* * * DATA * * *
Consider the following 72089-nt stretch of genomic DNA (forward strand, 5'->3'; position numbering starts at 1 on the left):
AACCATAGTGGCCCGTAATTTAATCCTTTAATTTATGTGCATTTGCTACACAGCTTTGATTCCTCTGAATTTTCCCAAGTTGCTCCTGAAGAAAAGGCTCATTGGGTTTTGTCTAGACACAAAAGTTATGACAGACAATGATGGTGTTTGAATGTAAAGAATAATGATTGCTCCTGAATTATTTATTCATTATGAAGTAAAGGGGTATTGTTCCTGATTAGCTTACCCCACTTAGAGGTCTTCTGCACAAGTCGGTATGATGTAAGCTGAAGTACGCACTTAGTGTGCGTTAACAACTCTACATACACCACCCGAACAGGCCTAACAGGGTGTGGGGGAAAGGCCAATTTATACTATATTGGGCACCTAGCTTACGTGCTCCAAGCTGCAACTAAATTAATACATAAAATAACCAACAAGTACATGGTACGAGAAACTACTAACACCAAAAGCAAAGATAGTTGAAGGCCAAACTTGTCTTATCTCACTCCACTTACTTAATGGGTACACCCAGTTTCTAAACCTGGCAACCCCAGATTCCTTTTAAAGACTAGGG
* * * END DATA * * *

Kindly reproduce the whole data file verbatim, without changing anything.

Consider the following 72089-nt stretch of genomic DNA (forward strand, 5'->3'; position numbering starts at 1 on the left):
AACCATAGTGGCCCGTAATTTAATCCTTTAATTTATGTGCATTTGCTACACAGCTTTGATTCCTCTGAATTTTCCCAAGTTGCTCCTGAAGAAAAGGCTCATTGGGTTTTGTCTAGACACAAAAGTTATGACAGACAATGATGGTGTTTGAATGTAAAGAATAATGATTGCTCCTGAATTATTTATTCATTATGAAGTAAAGGGGTATTGTTCCTGATTAGCTTACCCCACTTAGAGGTCTTCTGCACAAGTCGGTATGATGTAAGCTGAAGTACGCACTTAGTGTGCGTTAACAACTCTACATACACCACCCGAACAGGCCTAACAGGGTGTGGGGGAAAGGCCAATTTATACTATATTGGGCACCTAGCTTACGTGCTCCAAGCTGCAACTAAATTAATACATAAAATAACCAACAAGTACATGGTACGAGAAACTACTAACACCAAAAGCAAAGATAGTTGAAGGCCAAACTTGTCTTATCTCACTCCACTTACTTAATGGGTACACCCAGTTTCTAAACCTGGCAACCCCAGATTCCTTTTAAAGACTAGGG